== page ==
Printing Armstrong numbers from 1 to 500. (C Programming)

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Can you post for comparison the timing of this "solution" ...

Gladly. I am inexperienced at making time measurements, so corrections and constructive criticisms are welcome.

There are two programs, dbm1796.bin and dbm1796a.bin.
dbm1796.bin is an executive program which invokes a slave.
dbm1796a.bin is the slave program which contains each of six solutions.

To replicate my measurements execute dbm1796 once.

dbm1796.bin

Code:

#!/bin/bash Daniel B. Martin Jun17
#
# To execute this program, launch a terminal session and enter:
# bash /home/daniel/Desktop/LQfiles/dbm1796.bin
#
# This program inspired by ...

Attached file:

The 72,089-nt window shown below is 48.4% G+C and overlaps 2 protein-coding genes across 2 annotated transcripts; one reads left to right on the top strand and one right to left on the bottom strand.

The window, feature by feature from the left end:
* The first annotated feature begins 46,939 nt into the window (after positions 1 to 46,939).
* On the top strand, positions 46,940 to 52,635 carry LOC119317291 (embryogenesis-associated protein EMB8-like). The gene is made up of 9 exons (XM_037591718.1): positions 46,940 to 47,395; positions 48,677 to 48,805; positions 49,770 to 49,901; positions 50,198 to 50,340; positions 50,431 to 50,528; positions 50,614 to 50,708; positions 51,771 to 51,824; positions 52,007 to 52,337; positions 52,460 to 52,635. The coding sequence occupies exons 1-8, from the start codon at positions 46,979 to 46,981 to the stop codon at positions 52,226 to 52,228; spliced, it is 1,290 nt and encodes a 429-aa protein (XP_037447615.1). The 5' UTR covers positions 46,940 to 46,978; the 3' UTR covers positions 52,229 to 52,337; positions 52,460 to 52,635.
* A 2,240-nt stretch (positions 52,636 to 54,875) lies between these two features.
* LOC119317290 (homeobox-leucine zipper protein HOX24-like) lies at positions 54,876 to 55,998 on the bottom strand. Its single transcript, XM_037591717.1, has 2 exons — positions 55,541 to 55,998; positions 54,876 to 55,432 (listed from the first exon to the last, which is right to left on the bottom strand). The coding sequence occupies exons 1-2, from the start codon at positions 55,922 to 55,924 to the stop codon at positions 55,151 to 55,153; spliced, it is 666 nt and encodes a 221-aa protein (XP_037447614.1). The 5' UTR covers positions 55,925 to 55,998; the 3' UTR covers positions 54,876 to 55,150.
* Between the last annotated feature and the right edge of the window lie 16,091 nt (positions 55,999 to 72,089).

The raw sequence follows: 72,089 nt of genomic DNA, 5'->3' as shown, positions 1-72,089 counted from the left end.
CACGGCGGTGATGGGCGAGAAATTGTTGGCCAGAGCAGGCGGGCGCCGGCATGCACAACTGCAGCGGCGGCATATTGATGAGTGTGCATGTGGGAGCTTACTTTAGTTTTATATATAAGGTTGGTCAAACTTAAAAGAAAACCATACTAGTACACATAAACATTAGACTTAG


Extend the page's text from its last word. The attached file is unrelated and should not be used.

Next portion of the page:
# http://www.linuxquestions.org/questions//programming-9/
# printing-armstrong-numbers-from-1-to-500-c-programming-466789/
echo "This program measures the time required to execute"
echo " different correct solutions to the same problem."
echo "Since the programs run so quickly it is necessary"
echo " to repeat the execution of each several thousand times to"
echo ' get meaningful results as determined by the Linux system command "time."'
RepCount=1000
echo; echo "Each program will execute $RepCount times."
time bash /home/daniel/Desktop/LQfiles/dbm1796a.bin a $RepCount
time bash /home/daniel/Desktop/LQfiles/dbm1796a.bin b $RepCount
time bash /home/daniel/Desktop/LQfiles/dbm1796a.bin c $RepCount
time bash /home/daniel/Desktop/LQfiles/dbm1796a.bin d $RepCount
time bash /home/daniel/Desktop/LQfiles/dbm1796a.bin e $RepCount
time bash /home/daniel/Desktop/LQfiles/dbm1796a.bin f $RepCount
echo; echo "Normal end of job."; echo; exit

dbm1796a.bin